How much of the oil from this lease was removed and never returned or accounted for, cannot be determined, as the chancellor found. Reference is here made to the only production tests in evidence, and these were before and after the period in controversy. Those before showed daily production from 3 and 1/2 to 5 barrels daily, with the average a little under 4. It is plain that the operator who made those tests made no use of them in judging how much oil to return to this lease. The oil sold to the purchasing company did not even come up to the minimum of the tests, as shown by the daily averages. The tests made by the receiver shortly after the end of this period, showed a daily average of 4 and 1/2 barrels. Vacuum had been in use for the preceding 4 or 5 years. There is no attempt by counsel to explain why the lease should produce 4.5 barrels a day in 1956, but received credit for the equivalent of 3 barrels a day in 1955, and only 1 and 1/2 the year before that. Upon the whole of the evidence this court concludes and so finds that there is sufficient evidence to support the findings in the decree, including the finding that the counter-defendant did intentionally and tortiously mix, commingle and confuse the oil from the two leases.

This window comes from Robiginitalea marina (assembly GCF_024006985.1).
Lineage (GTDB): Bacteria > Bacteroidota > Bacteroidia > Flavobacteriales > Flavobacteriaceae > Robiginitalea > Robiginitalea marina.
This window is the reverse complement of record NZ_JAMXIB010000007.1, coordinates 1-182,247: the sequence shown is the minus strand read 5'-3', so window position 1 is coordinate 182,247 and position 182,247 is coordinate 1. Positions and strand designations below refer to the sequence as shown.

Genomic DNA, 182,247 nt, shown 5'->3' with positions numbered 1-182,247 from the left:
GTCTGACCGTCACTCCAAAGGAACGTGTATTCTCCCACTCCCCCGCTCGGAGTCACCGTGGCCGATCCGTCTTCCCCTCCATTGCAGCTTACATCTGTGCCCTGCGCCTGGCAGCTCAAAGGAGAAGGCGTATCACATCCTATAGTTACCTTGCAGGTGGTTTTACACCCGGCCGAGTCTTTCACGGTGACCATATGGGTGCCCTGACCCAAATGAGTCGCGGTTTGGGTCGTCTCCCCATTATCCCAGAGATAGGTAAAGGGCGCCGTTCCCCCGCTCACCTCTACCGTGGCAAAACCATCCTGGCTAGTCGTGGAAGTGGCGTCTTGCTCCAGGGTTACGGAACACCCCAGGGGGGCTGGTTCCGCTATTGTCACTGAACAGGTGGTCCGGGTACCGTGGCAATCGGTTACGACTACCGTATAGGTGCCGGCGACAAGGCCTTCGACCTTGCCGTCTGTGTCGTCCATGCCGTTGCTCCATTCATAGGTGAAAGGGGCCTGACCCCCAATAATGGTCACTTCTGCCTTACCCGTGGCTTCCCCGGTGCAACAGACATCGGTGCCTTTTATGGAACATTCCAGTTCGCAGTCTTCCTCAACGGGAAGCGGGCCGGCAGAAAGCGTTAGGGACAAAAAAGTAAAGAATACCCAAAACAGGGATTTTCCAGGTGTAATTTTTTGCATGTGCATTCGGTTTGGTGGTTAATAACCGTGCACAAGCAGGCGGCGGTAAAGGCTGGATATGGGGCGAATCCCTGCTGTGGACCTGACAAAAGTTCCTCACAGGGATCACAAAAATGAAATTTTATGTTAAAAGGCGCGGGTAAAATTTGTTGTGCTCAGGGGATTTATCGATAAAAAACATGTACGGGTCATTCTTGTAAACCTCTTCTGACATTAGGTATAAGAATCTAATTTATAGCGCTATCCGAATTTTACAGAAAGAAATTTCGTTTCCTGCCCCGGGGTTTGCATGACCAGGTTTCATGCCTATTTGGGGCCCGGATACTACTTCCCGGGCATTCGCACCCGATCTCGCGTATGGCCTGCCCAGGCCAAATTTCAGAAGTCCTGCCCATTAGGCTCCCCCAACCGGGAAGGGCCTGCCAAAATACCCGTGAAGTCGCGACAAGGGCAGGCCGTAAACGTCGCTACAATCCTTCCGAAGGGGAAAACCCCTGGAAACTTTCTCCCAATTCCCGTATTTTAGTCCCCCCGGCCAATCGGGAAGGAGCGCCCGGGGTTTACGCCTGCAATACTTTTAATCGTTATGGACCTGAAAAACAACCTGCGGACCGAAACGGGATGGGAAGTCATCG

We also hold that it was within the discretion of the trial court to refuse to admit evidence concerning a prior lawsuit and correspondence therein, and a picture of conditions at that time, which did not exist at the time of this suit nor the period involved therein.
The doctrine of confusion of goods has been a part of English and American law for continuous centuries. It applies to any type of goods of such uniformity that, after mixing, there is no possibility of identification of the component parts. If the proportionate parts are not ascertainable, equity will declare the innocent party owner of the whole. 11 Am. Jur. 529. Beach v. Schmultz, 20 Ill. 186; First Nat. Bank of Elgin v. Schween, 127 Ill. 573, 580; Diversey v. Johnson, 93 Ill. 547, 570.